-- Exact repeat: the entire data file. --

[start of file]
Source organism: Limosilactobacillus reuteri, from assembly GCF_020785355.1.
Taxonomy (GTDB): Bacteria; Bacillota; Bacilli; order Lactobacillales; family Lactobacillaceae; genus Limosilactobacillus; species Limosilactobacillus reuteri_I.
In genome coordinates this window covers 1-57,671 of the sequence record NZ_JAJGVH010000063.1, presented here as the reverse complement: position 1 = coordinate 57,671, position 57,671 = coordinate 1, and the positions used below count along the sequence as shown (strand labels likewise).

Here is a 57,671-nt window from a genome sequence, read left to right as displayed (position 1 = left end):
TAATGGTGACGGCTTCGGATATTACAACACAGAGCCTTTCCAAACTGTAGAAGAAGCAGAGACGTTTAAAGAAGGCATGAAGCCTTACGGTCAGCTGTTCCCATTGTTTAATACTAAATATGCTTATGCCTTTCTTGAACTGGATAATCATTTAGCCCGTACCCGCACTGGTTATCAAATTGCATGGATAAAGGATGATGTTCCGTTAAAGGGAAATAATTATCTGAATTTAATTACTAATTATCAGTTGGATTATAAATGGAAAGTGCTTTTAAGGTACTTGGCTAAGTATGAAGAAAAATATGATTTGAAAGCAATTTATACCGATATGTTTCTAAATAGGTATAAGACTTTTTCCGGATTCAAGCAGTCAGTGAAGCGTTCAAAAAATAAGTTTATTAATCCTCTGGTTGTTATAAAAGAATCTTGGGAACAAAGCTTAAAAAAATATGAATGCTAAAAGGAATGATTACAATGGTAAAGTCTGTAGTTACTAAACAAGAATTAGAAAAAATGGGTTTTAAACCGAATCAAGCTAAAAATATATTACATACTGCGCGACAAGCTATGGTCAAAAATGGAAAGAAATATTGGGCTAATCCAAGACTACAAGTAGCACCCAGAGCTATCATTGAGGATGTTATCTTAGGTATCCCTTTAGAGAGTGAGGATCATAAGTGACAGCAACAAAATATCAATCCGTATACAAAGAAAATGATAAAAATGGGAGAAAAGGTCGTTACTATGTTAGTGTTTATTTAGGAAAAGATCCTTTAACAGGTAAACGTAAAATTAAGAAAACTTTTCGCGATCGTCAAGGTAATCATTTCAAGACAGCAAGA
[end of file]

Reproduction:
Source organism: Limosilactobacillus reuteri, from assembly GCF_020785355.1.
Taxonomy (GTDB): Bacteria; Bacillota; Bacilli; order Lactobacillales; family Lactobacillaceae; genus Limosilactobacillus; species Limosilactobacillus reuteri_I.
In genome coordinates this window covers 1-57,671 of the sequence record NZ_JAJGVH010000063.1, presented here as the reverse complement: position 1 = coordinate 57,671, position 57,671 = coordinate 1, and the positions used below count along the sequence as shown (strand labels likewise).

Here is a 57,671-nt window from a genome sequence, read left to right as displayed (position 1 = left end):
TAATGGTGACGGCTTCGGATATTACAACACAGAGCCTTTCCAAACTGTAGAAGAAGCAGAGACGTTTAAAGAAGGCATGAAGCCTTACGGTCAGCTGTTCCCATTGTTTAATACTAAATATGCTTATGCCTTTCTTGAACTGGATAATCATTTAGCCCGTACCCGCACTGGTTATCAAATTGCATGGATAAAGGATGATGTTCCGTTAAAGGGAAATAATTATCTGAATTTAATTACTAATTATCAGTTGGATTATAAATGGAAAGTGCTTTTAAGGTACTTGGCTAAGTATGAAGAAAAATATGATTTGAAAGCAATTTATACCGATATGTTTCTAAATAGGTATAAGACTTTTTCCGGATTCAAGCAGTCAGTGAAGCGTTCAAAAAATAAGTTTATTAATCCTCTGGTTGTTATAAAAGAATCTTGGGAACAAAGCTTAAAAAAATATGAATGCTAAAAGGAATGATTACAATGGTAAAGTCTGTAGTTACTAAACAAGAATTAGAAAAAATGGGTTTTAAACCGAATCAAGCTAAAAATATATTACATACTGCGCGACAAGCTATGGTCAAAAATGGAAAGAAATATTGGGCTAATCCAAGACTACAAGTAGCACCCAGAGCTATCATTGAGGATGTTATCTTAGGTATCCCTTTAGAGAGTGAGGATCATAAGTGACAGCAACAAAATATCAATCCGTATACAAAGAAAATGATAAAAATGGGAGAAAAGGTCGTTACTATGTTAGTGTTTATTTAGGAAAAGATCCTTTAACAGGTAAACGTAAAATTAAGAAAACTTTTCGCGATCGTCAAGGTAATCATTTCAAGACAGCAAGA